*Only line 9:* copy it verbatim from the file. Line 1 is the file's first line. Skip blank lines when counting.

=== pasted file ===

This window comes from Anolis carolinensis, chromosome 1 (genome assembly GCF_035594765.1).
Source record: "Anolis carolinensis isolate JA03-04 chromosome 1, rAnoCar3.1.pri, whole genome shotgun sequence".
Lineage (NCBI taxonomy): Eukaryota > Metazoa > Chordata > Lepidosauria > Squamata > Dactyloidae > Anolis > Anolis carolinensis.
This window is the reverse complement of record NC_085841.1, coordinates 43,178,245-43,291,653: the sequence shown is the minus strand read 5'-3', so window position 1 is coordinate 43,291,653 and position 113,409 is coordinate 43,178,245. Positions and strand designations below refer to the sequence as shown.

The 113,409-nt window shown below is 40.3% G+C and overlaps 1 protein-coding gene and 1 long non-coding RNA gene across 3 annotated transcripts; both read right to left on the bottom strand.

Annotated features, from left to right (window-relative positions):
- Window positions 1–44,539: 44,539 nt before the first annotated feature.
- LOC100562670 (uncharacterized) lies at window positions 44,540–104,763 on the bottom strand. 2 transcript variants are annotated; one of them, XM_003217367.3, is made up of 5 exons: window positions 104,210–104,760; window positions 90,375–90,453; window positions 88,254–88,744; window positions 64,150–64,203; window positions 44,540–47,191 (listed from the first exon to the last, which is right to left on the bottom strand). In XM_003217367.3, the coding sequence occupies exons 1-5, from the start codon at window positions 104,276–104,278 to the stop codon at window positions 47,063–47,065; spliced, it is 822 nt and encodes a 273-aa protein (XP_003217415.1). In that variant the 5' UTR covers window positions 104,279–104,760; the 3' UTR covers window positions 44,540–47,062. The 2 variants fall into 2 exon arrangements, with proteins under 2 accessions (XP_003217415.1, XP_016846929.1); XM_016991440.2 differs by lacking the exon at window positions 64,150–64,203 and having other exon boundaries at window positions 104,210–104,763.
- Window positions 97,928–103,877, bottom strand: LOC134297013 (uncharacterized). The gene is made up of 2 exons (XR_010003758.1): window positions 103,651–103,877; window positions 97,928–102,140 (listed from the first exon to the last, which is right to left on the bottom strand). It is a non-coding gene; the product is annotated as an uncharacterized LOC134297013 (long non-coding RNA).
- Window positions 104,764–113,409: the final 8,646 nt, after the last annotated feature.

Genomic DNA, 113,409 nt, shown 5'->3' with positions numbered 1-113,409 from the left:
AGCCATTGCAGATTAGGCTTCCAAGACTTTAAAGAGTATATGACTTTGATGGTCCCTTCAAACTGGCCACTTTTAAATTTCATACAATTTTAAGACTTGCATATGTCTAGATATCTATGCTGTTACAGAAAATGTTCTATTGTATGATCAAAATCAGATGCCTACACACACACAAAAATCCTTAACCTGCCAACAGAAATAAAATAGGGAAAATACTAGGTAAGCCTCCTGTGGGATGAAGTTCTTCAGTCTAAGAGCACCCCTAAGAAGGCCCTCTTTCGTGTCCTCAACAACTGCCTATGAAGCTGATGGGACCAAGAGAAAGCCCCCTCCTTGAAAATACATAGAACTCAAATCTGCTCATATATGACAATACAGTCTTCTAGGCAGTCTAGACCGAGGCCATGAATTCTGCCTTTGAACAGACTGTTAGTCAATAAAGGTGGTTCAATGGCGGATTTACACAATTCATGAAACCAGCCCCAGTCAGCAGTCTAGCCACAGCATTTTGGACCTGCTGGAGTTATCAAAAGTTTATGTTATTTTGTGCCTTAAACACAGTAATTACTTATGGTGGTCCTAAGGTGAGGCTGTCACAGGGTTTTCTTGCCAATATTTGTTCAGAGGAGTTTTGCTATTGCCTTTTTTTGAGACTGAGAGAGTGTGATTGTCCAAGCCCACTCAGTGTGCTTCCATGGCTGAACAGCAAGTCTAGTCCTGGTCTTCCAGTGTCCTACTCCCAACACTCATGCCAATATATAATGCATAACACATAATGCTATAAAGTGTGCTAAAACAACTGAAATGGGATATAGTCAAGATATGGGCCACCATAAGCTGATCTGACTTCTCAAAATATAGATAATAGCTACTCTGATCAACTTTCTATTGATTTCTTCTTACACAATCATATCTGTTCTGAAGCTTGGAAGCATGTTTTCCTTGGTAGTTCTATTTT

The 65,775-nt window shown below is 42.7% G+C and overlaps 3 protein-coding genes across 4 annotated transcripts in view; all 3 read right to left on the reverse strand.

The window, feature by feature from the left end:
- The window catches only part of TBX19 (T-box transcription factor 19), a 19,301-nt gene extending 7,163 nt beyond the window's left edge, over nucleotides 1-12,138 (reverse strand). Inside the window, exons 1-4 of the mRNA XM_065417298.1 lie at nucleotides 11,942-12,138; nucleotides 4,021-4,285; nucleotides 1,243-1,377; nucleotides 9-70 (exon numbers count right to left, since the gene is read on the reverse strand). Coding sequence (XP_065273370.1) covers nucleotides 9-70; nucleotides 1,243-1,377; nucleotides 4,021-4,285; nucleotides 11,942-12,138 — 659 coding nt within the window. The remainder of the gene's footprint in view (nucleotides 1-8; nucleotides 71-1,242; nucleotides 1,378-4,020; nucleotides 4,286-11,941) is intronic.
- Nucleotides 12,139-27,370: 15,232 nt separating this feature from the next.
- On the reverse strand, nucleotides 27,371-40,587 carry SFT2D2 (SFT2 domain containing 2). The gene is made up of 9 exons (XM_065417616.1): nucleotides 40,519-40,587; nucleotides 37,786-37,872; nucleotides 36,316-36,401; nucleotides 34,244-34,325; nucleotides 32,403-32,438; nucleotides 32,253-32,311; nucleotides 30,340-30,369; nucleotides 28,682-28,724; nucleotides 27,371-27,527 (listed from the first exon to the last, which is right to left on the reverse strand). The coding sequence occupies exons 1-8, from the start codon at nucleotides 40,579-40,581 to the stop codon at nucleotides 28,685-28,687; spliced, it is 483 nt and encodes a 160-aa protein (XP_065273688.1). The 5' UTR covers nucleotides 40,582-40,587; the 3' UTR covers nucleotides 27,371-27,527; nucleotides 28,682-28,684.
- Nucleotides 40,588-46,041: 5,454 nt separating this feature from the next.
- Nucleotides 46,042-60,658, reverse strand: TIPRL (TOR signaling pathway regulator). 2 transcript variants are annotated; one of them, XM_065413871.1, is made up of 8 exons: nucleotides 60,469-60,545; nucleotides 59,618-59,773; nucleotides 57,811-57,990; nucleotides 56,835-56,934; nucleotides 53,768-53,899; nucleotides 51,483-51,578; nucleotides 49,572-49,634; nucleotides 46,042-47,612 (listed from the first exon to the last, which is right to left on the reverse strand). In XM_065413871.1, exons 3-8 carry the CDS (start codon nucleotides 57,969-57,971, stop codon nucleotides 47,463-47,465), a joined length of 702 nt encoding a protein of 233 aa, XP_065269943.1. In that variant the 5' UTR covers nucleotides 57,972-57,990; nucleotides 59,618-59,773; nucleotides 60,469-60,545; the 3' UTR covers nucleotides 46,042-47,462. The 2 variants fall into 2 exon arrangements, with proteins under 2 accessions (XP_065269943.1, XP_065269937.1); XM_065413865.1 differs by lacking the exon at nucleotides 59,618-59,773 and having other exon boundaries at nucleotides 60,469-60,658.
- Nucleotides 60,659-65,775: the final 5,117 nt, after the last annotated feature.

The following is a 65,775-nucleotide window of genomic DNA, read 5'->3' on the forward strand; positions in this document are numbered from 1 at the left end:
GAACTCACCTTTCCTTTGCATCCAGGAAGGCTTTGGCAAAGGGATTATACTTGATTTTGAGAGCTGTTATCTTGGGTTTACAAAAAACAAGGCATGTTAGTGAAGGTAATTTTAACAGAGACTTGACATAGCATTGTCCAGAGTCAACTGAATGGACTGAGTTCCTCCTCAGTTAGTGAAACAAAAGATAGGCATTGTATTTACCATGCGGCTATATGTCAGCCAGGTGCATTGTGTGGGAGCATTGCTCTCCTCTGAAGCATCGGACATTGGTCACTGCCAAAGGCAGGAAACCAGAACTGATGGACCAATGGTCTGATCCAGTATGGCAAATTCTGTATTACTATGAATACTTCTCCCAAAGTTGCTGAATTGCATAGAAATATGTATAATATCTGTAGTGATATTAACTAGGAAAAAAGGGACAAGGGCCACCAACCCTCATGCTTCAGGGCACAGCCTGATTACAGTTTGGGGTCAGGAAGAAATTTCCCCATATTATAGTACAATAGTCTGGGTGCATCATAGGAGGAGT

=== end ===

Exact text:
- Window positions 97,928–103,877, bottom strand: LOC134297013 (uncharacterized). The gene is made up of 2 exons (XR_010003758.1): window positions 103,651–103,877; window positions 97,928–102,140 (listed from the first exon to the last, which is right to left on the bottom strand). It is a non-coding gene; the product is annotated as an uncharacterized LOC134297013 (long non-coding RNA).